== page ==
This post originally appeared in my blog http://wethegoverati.wordpress.com
On September 8th – 10th, 2009 Anna York and I attended the Government 2.0 Expo and Summit, which was a wonderful few days where we learned tons of new stuff and met amazing people that we hope can enrich our work on the Gov20 Caucus here at the Kennedy School.
One of my absolute favorite presentations was from Merrick Schaefer, of UNICEF, and his presentation on “txts 4 africa,” which looked at an improvement in health care data collection in Malawi. Previously, health care workers on the field collected malnutrition data through pen and paper, and the data took a significant amount of time to process. This project changed that system by using an open-source software to gather data through mobile technology quickly, efficiently, and cheaply. After they deployed the system the health care worker could submit data through their cell phones that the government could then use to pinpoint areas that were having malnutrition issues in real time. In turn, people processing the data could then send a diagnosis to the community health care worker who could then treat the children directly.
When I think about this story I am definitely impressed by the technology. However, this is also a story about health care and development, and that seems to get lost in the Government 2.0 umbrella. I have many colleagues who are dedicating their lives to this topic, and since the expo ended I’ve been thinking about how we can help this information reach a much wider audience.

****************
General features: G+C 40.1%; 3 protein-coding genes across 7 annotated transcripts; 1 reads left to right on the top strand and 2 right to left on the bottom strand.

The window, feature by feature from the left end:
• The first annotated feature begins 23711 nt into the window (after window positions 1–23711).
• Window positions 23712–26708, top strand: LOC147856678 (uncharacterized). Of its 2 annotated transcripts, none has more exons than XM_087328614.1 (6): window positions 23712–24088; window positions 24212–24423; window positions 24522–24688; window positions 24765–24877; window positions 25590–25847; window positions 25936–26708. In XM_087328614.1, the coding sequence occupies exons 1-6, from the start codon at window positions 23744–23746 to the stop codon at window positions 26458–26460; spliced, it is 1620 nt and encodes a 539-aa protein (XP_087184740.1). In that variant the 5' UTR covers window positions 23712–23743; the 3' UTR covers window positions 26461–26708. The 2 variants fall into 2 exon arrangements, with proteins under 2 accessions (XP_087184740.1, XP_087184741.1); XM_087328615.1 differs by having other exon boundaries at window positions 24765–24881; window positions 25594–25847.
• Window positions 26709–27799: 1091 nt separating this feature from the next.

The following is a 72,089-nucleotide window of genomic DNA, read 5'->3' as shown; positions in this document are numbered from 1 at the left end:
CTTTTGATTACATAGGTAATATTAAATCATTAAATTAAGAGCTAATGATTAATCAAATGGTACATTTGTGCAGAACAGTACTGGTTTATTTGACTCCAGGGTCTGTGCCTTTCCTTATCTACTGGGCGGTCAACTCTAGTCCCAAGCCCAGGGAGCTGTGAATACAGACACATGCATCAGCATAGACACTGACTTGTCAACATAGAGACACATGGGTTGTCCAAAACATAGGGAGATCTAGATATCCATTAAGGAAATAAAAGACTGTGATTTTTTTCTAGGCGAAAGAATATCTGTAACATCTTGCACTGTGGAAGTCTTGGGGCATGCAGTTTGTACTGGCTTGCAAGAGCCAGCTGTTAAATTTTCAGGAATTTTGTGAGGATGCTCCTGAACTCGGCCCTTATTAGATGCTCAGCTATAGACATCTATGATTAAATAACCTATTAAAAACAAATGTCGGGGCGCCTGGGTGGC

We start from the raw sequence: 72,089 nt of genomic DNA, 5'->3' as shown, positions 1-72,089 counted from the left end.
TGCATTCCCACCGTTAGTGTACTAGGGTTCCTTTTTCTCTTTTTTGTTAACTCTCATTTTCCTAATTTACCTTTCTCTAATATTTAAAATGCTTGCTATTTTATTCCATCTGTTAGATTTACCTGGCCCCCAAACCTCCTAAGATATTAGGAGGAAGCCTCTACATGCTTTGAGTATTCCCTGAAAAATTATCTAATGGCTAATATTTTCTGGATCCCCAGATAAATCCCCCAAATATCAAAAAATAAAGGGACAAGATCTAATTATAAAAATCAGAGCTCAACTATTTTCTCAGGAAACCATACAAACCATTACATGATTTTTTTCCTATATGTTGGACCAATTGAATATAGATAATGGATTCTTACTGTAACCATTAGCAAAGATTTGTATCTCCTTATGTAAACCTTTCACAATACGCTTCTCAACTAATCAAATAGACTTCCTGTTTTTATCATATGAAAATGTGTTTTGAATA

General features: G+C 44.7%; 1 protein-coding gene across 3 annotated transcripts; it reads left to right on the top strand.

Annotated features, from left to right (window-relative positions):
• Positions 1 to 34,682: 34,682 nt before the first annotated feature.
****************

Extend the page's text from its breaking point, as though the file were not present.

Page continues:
Our strategy with WeTheGoverati at the Kennedy School up to this point was to talk about Government 2.0 every chance we got. Posters, events, blog posts, etc. Initially people seemed skeptical about the idea, and we had a hard time engaging people. In fact, of all of our attempts I’d say the most successful approach we had was simply talking to people, and making it real to their fields (i.e. telling the UNICEF story).
However, to create change on a large scale we have to be able to reach a bigger audience that we can through individual conversations (although those are also important). In a school where less than 10 students (of my knowledge) have working twitter accounts, we have an imperative to change our approach in order to bring them along.
The Government 2.0 Caucus has a new steering committee in place, and we are each taking on projects that we hope will do just that. We want all of our classmates to leave here with the tools they need to bring the ideals of gov20 (collaboration, participation, transparency, etc) to their work. To that end, we plan to co-host happy hours, workshops, and panels with other professional groups on campus (i.e. Diplomacy 2.0 happy hour, panel on Social Media in the Middle East, basic twitter and social media workshops, etc) and engage more students in the dialogue surrounding this work. We also plan to work with the Kennedy School Student Government to model some of the practices that we are constantly evangelizing.
Building community for the “goverati” crowd is also super important, and we will still be hosting events and project that help do that such as brown bag lunches, and annual speaker series, and generally helping to organize the Harvard/Cambridge/MIT gov20 community.
Maybe not everyone is going to be as excited about data visualizations as I am, but if we can help other policymakers think about how these tools can help them reach their goals then we’ve gotten a little bit closer to reaching our vision for how we think government should work.
I’m really looking forward to this new school year and working with the steering committee and others in the field to think about how we can market and position Government 2.0 to help make this happen at the Kennedy School and beyond.